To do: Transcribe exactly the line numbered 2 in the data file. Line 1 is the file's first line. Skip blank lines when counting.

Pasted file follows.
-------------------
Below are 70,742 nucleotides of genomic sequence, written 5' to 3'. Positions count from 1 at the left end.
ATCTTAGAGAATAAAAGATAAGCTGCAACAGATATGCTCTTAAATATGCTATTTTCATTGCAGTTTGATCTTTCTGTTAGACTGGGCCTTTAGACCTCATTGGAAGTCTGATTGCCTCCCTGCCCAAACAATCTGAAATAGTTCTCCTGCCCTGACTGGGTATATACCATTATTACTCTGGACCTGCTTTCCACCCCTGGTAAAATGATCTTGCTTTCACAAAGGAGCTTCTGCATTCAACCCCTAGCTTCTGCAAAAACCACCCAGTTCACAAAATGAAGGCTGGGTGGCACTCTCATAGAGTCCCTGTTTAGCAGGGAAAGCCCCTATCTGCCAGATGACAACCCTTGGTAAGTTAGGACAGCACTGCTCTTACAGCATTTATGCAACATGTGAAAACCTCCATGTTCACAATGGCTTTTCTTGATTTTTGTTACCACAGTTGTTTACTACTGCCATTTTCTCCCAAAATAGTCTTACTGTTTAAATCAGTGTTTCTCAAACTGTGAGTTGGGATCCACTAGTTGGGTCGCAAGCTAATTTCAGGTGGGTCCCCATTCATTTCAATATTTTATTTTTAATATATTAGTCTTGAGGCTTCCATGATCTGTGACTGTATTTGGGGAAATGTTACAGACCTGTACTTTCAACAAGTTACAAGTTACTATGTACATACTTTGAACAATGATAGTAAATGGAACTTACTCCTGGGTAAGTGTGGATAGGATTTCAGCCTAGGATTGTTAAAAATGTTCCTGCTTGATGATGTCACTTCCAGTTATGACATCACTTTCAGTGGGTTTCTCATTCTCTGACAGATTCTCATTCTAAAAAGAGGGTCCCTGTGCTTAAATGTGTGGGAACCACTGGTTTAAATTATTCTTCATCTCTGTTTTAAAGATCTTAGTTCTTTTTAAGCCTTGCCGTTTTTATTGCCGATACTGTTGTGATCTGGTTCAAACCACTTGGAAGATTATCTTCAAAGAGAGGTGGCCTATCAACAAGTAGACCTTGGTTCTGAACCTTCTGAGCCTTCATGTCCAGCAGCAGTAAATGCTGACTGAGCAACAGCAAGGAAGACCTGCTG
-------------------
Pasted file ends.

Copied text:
ATCTTAGAGAATAAAAGATAAGCTGCAACAGATATGCTCTTAAATATGCTATTTTCATTGCAGTTTGATCTTTCTGTTAGACTGGGCCTTTAGACCTCATTGGAAGTCTGATTGCCTCCCTGCCCAAACAATCTGAAATAGTTCTCCTGCCCTGACTGGGTATATACCATTATTACTCTGGACCTGCTTTCCACCCCTGGTAAAATGATCTTGCTTTCACAAAGGAGCTTCTGCATTCAACCCCTAGCTTCTGCAAAAACCACCCAGTTCACAAAATGAAGGCTGGGTGGCACTCTCATAGAGTCCCTGTTTAGCAGGGAAAGCCCCTATCTGCCAGATGACAACCCTTGGTAAGTTAGGACAGCACTGCTCTTACAGCATTTATGCAACATGTGAAAACCTCCATGTTCACAATGGCTTTTCTTGATTTTTGTTACCACAGTTGTTTACTACTGCCATTTTCTCCCAAAATAGTCTTACTGTTTAAATCAGTGTTTCTCAAACTGTGAGTTGGGATCCACTAGTTGGGTCGCAAGCTAATTTCAGGTGGGTCCCCATTCATTTCAATATTTTATTTTTAATATATTAGTCTTGAGGCTTCCATGATCTGTGACTGTATTTGGGGAAATGTTACAGACCTGTACTTTCAACAAGTTACAAGTTACTATGTACATACTTTGAACAATGATAGTAAATGGAACTTACTCCTGGGTAAGTGTGGATAGGATTTCAGCCTAGGATTGTTAAAAATGTTCCTGCTTGATGATGTCACTTCCAGTTATGACATCACTTTCAGTGGGTTTCTCATTCTCTGACAGATTCTCATTCTAAAAAGAGGGTCCCTGTGCTTAAATGTGTGGGAACCACTGGTTTAAATTATTCTTCATCTCTGTTTTAAAGATCTTAGTTCTTTTTAAGCCTTGCCGTTTTTATTGCCGATACTGTTGTGATCTGGTTCAAACCACTTGGAAGATTATCTTCAAAGAGAGGTGGCCTATCAACAAGTAGACCTTGGTTCTGAACCTTCTGAGCCTTCATGTCCAGCAGCAGTAAATGCTGACTGAGCAACAGCAAGGAAGACCTGCTG